The other 2 steps, step 1 and 4, are very simple sequential computations. Step 1 just 
picks k random vertex ids and puts it into an aggregator. Step 4 just compares 
"num-edges-crossing" by a threshold and also checks whether or not the 
algorithm has exceeded maxIterations (not supersteps but iterations of going through 
Steps 1-4). With the current API, it's not clear where to do these computations. There is 
a per worker function preSuperstep() that can be implemented, but if we decide to pick a 
special worker, let's say worker 1,  to pick the k vertices then we'd waste an entire 
superstep where only worker 1 would do work, (by picking k vertices  in preSuperstep() 
and put them into an aggregator), and all other workers would be idle. Trying to do this 
in worker 1 in postSuperstep() would not work either because, worker 1 needs to know that 
all the vertices have converged to understand that it's time to pick k vertices or it's 
time do check in step 4, which would only be available to it in the beginning of the next 

A master.compute() extension would run at the master and before the superstep 
and would modify the aggregator that would keep the k vertices before the 
aggregators are broadcast to the workers, which are all very short sequential 
computations, so they would not waste resources the way a preSuperstep() or 
postSuperstep() approach would do. It would also enable running new algorithms 
like kmeans that are composed of very vertex-centric computations glued 
together by small sequential ones. It would basically boost Giraph with 
sequential computation in a non-wasteful way.

I am a phd student at Stanford and I have been working on my own BSP/Pregel 
implementation since last year. It's called GPS. I haven't distributed it, 
mainly because in September I learned about Giraph and I decided to slow down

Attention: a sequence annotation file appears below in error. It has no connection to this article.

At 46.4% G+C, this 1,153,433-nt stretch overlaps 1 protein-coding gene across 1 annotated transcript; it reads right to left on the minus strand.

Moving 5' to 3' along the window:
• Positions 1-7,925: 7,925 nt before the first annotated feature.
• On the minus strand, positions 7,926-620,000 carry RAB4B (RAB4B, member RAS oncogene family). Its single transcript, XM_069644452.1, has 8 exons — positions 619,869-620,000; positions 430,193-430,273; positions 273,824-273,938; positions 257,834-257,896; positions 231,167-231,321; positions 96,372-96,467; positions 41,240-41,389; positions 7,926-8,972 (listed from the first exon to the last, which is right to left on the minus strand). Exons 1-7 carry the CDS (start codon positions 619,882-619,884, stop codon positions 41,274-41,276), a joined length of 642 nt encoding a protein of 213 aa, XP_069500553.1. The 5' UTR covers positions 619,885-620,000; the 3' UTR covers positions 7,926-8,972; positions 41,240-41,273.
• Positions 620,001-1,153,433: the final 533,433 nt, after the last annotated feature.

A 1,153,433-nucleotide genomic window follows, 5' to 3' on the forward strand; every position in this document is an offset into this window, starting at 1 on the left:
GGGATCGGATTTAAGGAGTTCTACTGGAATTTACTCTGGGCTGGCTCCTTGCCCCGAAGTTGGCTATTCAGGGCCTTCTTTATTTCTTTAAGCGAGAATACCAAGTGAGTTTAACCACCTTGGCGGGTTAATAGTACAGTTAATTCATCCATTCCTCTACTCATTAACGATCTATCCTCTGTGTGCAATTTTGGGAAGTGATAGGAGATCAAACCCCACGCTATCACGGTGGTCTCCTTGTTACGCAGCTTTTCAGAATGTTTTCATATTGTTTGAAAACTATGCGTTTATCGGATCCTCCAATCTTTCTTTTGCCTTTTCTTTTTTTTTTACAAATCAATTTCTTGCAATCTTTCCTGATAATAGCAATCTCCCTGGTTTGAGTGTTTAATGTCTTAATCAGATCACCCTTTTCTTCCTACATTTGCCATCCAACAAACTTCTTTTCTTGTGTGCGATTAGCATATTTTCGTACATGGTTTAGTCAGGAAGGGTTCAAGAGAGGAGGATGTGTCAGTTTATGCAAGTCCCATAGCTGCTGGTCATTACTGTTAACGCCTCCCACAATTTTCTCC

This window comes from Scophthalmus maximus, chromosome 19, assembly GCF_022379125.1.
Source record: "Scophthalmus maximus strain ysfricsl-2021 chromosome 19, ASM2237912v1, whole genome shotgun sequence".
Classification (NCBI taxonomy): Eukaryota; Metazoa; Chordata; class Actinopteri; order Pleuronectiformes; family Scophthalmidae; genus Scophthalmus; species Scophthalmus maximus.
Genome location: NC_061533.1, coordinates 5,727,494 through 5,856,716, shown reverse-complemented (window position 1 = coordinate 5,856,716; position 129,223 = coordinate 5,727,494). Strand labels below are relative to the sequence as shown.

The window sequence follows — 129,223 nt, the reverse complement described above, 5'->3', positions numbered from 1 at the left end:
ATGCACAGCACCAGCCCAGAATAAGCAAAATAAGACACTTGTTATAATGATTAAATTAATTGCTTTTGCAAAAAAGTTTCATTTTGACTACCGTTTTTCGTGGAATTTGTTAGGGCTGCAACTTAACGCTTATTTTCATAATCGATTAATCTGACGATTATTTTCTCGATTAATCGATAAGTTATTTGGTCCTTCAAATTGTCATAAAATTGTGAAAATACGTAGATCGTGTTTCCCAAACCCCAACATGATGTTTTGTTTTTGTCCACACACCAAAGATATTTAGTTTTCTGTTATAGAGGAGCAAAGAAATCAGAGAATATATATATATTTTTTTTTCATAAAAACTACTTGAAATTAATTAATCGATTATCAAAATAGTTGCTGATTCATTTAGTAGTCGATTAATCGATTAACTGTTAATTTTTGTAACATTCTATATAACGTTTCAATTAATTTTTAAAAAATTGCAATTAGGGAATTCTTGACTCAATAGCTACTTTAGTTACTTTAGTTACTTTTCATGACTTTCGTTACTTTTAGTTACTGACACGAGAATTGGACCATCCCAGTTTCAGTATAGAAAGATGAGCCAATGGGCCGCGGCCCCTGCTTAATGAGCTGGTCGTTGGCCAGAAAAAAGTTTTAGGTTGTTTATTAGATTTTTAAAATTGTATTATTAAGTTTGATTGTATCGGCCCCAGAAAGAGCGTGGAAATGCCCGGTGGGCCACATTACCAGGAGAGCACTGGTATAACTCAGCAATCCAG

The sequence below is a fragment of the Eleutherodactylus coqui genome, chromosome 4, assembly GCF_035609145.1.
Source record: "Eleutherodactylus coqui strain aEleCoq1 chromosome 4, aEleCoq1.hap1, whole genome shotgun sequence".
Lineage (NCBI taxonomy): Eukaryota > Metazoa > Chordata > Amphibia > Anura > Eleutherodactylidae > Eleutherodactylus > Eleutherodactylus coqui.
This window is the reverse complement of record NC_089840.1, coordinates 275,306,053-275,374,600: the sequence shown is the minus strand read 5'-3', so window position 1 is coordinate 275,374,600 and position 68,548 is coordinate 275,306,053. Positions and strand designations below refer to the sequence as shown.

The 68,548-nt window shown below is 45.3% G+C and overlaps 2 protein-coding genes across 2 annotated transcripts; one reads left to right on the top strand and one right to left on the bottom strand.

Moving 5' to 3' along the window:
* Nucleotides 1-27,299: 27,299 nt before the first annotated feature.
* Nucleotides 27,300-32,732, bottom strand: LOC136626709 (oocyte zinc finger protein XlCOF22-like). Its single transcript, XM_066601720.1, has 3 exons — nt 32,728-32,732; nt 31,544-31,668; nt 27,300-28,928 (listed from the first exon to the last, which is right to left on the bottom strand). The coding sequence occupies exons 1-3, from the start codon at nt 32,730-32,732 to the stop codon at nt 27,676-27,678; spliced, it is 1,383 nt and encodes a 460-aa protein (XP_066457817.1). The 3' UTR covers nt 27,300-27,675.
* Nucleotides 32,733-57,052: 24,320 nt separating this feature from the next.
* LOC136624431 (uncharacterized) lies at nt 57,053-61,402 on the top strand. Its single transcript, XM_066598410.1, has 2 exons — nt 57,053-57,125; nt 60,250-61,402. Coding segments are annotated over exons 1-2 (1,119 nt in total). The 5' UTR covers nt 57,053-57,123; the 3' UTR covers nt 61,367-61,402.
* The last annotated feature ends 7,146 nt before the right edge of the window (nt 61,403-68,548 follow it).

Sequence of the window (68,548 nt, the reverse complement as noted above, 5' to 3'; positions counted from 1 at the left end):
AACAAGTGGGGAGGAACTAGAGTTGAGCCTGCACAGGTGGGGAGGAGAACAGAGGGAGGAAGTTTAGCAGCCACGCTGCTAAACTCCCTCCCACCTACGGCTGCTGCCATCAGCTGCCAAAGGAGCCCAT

on working on it :). We have basically been using GPS as our own research 
platform. The source code for GPS is here if any one is interested 
( We have the 
master.compute() feature in GPS, and here's an example of KMeans implementation 
in GPS with master.compute(): 
 (Aggregators are called GlobalObjects in GPS). There is another example 
 which I'll skip explaining because it's very detailed and would make the 
similar points that I am trying to make with k-means. Master.compute() in 
general would make it possible to glue together any graph algorithm that is 
composed of multiple stages with different message types and computations that 
is conducive to run with vertex.compute(). There are many examples of such 
algorithms: recursive partitioning, triangle counting, even much simpler things 
like finding shortests paths for 100 vertices in pieces (first to 5 vertices, 
then to another 5, then to another 5, etc..), which would be good because 
trying to find shortests paths to 100 vertices require a very large messages 
(would need to store 100 integers per message)).

If the Giraph team approves, I would like to take a similar approach in 
implementing this feature in Giraph as I've done in GPS. Overall:
Add a to org.apache.giraph.graph, that is default Master, with a 
compute function that by default aggregates all aggregators and does the check 
of whether or not the computation has ended (by comparining numVertices with 
numFinishedVertices). This would be a refactoring of 
org.apache.giraph.graph.BspServiceMaster class (as far as I can see).
Extend GiraphJob to have a setMaster() method to set a master class (by default 
it would be the default master above)
The rest would be sending the custom master class to probably all workers but 
only the master would instantiate it with reflection. I need to learn more on 
how to do these, I am not familiar with that part of the Giraph code base yet.